New small molecule inhibitor could be a safe and first-line treatment for metastatic breast cancer
Previous research has shown that a family of genes, proteins and enzymes called the uPA system (for urokinase plasminogen activator) plays an active role in different facets of cancer's biology, including tumor cell invasion, the spread of metastases, and the growth of a primary tumor. Mesupron® is a new small molecule inhibitor, taken as a pill, that inhibits the uPA system. The results from a recent phase II clinical study suggest that the drug could be a safe and first-line treatment that extends progression-free survival for metastatic breast cancer patients, when combined with the chemotherapeutic drug Capecitabine. Results will be presented by Lori J. Goldstein, MD, Director of the Breast Evaluation Center at Fox Chase Cancer Center, at the 2012 CTRC-AACR San Antonio Breast Cancer Symposium on Friday, December 7, 2012.
The trial was designed based on the results of a Phase I study completed at Fox Chase, led by Dr. Goldstein, showing both the safety of the combination drug and some evidence of the drug's benefit.
The study included 132 patients with metastatic breast cancer from 20 centers in five countries. In the trial, patients who took Mesupron combined with Capecitabine went without the return of disease for a median 8.3 months after the therapy. Patients who only took Capecitabine had a progression-free survival of 7.5 months.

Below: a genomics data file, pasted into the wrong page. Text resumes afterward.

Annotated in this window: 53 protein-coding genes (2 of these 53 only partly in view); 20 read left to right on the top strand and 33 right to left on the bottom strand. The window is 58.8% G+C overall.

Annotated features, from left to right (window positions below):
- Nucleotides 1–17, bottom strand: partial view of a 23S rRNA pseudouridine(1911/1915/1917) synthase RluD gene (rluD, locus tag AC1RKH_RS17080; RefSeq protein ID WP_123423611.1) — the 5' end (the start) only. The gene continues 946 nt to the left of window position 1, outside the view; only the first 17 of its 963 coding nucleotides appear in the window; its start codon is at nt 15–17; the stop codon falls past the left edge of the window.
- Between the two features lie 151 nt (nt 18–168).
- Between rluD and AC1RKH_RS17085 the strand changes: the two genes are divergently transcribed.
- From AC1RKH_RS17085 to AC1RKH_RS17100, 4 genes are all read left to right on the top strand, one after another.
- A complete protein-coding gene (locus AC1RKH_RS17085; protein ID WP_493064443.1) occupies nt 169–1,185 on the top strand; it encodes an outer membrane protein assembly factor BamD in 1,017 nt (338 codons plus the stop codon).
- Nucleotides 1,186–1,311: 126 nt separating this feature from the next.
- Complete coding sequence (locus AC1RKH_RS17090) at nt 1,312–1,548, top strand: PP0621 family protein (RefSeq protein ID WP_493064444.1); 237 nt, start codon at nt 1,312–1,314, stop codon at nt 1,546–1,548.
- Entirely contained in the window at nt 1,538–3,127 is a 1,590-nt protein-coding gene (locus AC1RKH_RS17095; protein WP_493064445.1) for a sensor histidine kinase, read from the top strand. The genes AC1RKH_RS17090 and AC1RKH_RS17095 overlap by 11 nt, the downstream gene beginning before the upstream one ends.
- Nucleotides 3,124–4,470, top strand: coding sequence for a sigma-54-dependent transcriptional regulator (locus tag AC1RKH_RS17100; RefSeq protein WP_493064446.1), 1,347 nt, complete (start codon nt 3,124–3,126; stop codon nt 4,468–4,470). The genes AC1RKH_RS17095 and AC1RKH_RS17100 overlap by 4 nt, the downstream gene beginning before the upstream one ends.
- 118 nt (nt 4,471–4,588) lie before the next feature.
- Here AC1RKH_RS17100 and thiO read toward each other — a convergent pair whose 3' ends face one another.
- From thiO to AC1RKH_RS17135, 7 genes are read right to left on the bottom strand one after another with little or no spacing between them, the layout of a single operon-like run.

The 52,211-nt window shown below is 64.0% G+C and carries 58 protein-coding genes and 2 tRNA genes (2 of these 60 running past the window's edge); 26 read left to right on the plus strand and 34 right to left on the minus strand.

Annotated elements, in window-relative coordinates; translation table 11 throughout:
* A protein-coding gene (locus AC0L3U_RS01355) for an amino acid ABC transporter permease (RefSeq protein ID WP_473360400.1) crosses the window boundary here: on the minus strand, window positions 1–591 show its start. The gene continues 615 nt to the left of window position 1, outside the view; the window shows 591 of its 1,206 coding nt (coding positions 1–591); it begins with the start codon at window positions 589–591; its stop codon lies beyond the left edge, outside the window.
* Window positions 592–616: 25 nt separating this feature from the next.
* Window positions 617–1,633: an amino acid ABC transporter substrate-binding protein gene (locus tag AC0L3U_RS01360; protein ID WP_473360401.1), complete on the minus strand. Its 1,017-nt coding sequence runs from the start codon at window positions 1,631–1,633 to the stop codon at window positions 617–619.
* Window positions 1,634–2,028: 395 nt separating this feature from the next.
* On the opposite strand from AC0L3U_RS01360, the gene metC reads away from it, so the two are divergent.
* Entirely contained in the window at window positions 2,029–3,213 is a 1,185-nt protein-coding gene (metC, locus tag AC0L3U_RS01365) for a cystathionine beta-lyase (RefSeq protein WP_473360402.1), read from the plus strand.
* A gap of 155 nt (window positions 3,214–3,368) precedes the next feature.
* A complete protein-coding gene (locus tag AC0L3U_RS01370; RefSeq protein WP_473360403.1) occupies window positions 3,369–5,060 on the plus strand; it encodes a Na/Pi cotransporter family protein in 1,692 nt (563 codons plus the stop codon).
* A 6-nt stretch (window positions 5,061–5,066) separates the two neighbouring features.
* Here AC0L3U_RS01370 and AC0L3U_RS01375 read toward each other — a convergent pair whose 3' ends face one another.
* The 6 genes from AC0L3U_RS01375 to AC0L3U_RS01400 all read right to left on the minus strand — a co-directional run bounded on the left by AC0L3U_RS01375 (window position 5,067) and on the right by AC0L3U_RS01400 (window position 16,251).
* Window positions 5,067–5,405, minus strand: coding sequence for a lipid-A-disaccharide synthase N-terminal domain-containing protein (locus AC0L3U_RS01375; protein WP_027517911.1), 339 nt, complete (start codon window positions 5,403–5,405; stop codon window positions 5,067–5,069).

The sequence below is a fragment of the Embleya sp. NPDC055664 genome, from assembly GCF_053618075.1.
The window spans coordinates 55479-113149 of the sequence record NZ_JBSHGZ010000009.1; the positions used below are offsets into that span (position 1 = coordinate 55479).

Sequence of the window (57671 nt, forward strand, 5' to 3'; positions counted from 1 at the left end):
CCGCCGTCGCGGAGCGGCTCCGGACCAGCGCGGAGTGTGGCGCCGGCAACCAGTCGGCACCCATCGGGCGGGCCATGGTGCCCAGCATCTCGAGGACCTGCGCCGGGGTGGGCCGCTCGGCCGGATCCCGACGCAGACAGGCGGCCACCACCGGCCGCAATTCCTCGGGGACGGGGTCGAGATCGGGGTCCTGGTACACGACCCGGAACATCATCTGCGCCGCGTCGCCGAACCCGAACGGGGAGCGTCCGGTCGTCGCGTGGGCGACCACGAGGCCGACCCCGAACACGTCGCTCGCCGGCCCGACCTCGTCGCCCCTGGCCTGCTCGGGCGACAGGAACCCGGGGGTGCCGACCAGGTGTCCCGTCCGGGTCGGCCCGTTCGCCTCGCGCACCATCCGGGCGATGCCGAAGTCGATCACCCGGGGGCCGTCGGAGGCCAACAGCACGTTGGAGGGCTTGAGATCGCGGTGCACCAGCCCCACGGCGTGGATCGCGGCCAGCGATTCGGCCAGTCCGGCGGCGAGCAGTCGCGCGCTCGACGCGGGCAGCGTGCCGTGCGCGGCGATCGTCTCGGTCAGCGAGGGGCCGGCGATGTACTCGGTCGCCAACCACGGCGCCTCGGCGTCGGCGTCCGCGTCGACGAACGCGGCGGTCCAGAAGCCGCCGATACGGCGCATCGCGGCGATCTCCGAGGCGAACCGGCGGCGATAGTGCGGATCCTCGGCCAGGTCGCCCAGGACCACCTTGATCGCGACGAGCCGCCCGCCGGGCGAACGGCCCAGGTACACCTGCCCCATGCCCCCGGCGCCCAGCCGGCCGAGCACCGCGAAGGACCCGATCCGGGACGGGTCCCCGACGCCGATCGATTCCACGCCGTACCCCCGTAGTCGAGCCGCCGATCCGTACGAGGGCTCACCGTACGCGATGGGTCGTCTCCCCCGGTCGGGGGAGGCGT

"The combination of oral agents was convenient for and well tolerated by the patients," says Goldstein. "Plans for future studies are ongoing"
The drug was developed by WILEX, a German pharmaceutical company that focuses on the development of small molecule inhibitors and other new targeted cancer drugs designed to give patients treatment options with fewer side effects than traditional chemotherapy. In the Phase II study, Goldstein and her collaborators also investigated the safety and efficacy of the drug, as well as the objective response rate—the patient population who had no sign of disease after a specific amount of time.
Nine percent of the patients who received only Capecitabine had a complete objective response after 24 weeks. The objective response rate among the patients taking the combination therapy was nearly twice that, at 17 percent.
The researchers also looked at different subgroups of participants to try to identify which patients might receive the most benefit from a combination therapy involving Mesupron. Among 109 Caucasian patients, the progression free survival was 7.5 months for patients who received Capecitabine alone, and 9.1 months for those who also received Mesupron.
The drug also showed a significant improvement for patients who had previously received treatment—before their disease became metastatic. In the subgroup of patients (n=95) who received adjuvant chemotherapy following the primary diagnosis of breast cancer, progression free survival improved from 4.3 months in the Capecitabine alone group to 8.3 months in the Mesupron combination group.
The drug has shown similar results in pancreatic cancer, extending progression free survival and boosting the objective response rate. "The data confirm the results of the pancreatic cancer trial reported in 2012. This proof of concept study shows the Mesupron may be of benefit in breast cancer as well as pancreatic cancer. Because the uPA system has been implicated in a range of solid tumors, the drug could well find application in a variety of indications," says Paul Bevan, PhD, Head of R&D and Member of the Executive Management Board of WILEX.